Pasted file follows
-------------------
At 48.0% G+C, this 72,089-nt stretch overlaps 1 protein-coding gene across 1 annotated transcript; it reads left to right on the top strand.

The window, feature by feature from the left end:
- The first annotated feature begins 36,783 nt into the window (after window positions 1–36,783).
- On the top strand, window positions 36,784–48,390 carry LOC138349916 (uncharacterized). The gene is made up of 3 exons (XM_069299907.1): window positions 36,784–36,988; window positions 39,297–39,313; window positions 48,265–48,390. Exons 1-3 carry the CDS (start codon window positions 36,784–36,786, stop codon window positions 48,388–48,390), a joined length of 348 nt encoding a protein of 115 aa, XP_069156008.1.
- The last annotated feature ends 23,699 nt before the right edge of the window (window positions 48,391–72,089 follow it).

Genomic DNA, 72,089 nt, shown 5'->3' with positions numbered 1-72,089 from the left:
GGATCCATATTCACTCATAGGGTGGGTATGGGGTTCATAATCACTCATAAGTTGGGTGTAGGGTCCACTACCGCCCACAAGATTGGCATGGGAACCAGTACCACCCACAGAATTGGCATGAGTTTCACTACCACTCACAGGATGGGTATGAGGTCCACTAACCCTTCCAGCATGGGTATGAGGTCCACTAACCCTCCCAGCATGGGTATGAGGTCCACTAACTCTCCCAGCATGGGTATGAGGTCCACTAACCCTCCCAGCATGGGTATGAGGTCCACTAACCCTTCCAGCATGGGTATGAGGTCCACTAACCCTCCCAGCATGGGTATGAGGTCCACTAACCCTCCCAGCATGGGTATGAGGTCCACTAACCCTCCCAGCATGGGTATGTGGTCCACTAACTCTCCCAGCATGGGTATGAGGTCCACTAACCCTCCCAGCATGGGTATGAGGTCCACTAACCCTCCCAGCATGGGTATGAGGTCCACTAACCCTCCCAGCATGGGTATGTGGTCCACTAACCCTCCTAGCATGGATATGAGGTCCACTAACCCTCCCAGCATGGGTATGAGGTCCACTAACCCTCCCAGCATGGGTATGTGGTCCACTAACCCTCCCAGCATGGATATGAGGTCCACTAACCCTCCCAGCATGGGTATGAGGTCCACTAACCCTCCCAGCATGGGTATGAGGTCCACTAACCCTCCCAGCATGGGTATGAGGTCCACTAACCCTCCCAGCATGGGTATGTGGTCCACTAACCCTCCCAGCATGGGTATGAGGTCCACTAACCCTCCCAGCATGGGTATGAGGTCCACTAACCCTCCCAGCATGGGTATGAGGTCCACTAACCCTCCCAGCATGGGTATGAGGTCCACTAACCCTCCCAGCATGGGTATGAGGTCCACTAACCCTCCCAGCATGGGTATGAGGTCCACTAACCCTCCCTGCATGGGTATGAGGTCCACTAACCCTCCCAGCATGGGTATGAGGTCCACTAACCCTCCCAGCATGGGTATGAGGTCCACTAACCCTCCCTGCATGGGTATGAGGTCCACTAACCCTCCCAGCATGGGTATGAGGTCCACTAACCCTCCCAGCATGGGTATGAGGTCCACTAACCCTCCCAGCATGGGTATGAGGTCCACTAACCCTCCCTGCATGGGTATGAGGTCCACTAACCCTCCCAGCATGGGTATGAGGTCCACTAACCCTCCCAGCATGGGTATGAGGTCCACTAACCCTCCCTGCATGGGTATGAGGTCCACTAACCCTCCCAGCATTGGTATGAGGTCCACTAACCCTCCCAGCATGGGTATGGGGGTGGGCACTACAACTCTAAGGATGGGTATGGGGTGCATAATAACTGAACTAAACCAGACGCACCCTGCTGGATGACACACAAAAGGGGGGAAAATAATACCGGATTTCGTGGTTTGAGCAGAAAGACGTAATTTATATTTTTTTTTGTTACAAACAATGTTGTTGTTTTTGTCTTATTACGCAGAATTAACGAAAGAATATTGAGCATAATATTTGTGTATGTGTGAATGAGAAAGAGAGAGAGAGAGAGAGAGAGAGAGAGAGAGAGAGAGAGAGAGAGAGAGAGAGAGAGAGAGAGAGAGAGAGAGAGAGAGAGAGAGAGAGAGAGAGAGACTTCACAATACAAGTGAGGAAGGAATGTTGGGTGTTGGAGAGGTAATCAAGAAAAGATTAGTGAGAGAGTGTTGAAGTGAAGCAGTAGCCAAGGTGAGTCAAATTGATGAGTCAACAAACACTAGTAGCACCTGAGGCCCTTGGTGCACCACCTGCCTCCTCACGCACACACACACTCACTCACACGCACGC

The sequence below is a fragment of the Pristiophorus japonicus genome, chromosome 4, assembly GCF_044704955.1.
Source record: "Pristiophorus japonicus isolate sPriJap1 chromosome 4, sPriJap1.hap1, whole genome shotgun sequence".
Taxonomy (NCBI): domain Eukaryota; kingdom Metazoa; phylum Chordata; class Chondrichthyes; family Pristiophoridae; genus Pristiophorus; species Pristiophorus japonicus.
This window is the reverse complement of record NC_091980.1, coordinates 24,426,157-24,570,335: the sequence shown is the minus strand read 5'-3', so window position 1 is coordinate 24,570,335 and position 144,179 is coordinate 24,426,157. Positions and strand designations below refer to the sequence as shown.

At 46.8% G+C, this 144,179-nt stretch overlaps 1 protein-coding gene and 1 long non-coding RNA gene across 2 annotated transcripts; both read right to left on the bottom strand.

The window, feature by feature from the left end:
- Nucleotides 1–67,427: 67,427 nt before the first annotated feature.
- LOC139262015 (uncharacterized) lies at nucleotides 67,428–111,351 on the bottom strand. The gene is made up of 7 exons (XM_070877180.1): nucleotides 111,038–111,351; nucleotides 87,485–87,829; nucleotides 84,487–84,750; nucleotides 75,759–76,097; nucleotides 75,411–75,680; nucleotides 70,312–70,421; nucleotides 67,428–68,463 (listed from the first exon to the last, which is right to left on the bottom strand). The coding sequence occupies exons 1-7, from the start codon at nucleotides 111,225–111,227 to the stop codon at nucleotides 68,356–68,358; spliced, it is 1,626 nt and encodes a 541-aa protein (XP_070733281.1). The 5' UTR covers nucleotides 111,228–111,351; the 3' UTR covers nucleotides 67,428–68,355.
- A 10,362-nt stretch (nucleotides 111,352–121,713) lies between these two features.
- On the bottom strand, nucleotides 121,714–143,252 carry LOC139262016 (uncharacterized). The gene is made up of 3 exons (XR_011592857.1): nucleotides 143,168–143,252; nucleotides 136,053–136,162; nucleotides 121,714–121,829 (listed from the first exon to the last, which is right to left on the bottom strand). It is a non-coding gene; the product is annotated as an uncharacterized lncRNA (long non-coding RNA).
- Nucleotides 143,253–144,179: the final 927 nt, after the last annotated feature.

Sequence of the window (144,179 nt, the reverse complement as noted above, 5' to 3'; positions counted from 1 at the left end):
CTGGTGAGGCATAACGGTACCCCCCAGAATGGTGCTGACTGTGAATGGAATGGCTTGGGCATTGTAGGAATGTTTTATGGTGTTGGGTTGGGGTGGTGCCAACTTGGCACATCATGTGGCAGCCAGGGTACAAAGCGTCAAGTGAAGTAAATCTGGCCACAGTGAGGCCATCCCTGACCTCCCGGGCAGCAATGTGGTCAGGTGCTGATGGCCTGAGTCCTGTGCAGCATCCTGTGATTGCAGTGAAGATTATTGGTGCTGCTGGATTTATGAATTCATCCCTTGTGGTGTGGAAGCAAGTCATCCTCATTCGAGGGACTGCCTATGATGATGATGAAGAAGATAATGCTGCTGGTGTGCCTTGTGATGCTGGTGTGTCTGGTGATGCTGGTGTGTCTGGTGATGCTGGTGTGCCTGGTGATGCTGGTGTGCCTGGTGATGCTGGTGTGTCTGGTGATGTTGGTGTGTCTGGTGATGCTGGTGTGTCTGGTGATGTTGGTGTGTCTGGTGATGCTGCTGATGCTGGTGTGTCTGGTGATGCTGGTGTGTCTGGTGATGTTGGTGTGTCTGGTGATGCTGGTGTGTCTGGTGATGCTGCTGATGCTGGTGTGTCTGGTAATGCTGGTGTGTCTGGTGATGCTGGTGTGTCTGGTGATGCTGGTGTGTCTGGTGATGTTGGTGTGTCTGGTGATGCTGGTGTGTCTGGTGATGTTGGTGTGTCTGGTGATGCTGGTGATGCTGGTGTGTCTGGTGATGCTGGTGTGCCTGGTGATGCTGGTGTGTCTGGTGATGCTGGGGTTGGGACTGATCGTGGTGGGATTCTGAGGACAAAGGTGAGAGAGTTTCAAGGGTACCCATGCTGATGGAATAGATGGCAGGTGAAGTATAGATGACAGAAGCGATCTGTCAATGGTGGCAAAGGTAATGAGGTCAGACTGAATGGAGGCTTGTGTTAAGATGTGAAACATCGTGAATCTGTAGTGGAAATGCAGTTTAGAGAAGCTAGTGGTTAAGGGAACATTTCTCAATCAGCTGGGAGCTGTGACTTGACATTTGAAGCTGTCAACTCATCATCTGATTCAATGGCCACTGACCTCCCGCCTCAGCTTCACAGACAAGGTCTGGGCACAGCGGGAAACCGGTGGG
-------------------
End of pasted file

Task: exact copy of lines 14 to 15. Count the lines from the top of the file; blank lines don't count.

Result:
- Nucleotides 1–67,427: 67,427 nt before the first annotated feature.
- LOC139262015 (uncharacterized) lies at nucleotides 67,428–111,351 on the bottom strand. The gene is made up of 7 exons (XM_070877180.1): nucleotides 111,038–111,351; nucleotides 87,485–87,829; nucleotides 84,487–84,750; nucleotides 75,759–76,097; nucleotides 75,411–75,680; nucleotides 70,312–70,421; nucleotides 67,428–68,463 (listed from the first exon to the last, which is right to left on the bottom strand). The coding sequence occupies exons 1-7, from the start codon at nucleotides 111,225–111,227 to the stop codon at nucleotides 68,356–68,358; spliced, it is 1,626 nt and encodes a 541-aa protein (XP_070733281.1). The 5' UTR covers nucleotides 111,228–111,351; the 3' UTR covers nucleotides 67,428–68,355.